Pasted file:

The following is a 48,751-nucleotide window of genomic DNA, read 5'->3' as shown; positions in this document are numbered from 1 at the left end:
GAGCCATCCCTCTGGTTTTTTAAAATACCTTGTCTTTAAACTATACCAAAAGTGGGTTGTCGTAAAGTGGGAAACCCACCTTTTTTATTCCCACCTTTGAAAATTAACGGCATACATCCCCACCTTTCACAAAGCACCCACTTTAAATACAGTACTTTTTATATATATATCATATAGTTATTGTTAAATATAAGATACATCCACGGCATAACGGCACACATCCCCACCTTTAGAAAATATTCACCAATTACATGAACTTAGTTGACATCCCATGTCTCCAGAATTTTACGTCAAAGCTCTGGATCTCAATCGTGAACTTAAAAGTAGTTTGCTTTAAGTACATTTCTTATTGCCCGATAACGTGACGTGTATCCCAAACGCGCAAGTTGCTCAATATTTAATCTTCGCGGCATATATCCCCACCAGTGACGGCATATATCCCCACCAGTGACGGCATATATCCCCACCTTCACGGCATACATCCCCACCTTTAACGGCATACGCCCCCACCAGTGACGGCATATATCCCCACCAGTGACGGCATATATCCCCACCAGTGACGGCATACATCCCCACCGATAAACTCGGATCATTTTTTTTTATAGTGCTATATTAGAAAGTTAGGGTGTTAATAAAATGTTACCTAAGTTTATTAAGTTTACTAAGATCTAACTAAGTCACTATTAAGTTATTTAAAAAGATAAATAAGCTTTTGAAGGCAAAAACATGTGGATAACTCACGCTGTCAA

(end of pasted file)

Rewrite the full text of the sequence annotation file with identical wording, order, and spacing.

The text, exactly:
The following is a 48,751-nucleotide window of genomic DNA, read 5'->3' as shown; positions in this document are numbered from 1 at the left end:
GAGCCATCCCTCTGGTTTTTTAAAATACCTTGTCTTTAAACTATACCAAAAGTGGGTTGTCGTAAAGTGGGAAACCCACCTTTTTTATTCCCACCTTTGAAAATTAACGGCATACATCCCCACCTTTCACAAAGCACCCACTTTAAATACAGTACTTTTTATATATATATCATATAGTTATTGTTAAATATAAGATACATCCACGGCATAACGGCACACATCCCCACCTTTAGAAAATATTCACCAATTACATGAACTTAGTTGACATCCCATGTCTCCAGAATTTTACGTCAAAGCTCTGGATCTCAATCGTGAACTTAAAAGTAGTTTGCTTTAAGTACATTTCTTATTGCCCGATAACGTGACGTGTATCCCAAACGCGCAAGTTGCTCAATATTTAATCTTCGCGGCATATATCCCCACCAGTGACGGCATATATCCCCACCAGTGACGGCATATATCCCCACCTTCACGGCATACATCCCCACCTTTAACGGCATACGCCCCCACCAGTGACGGCATATATCCCCACCAGTGACGGCATATATCCCCACCAGTGACGGCATACATCCCCACCGATAAACTCGGATCATTTTTTTTTATAGTGCTATATTAGAAAGTTAGGGTGTTAATAAAATGTTACCTAAGTTTATTAAGTTTACTAAGATCTAACTAAGTCACTATTAAGTTATTTAAAAAGATAAATAAGCTTTTGAAGGCAAAAACATGTGGATAACTCACGCTGTCAA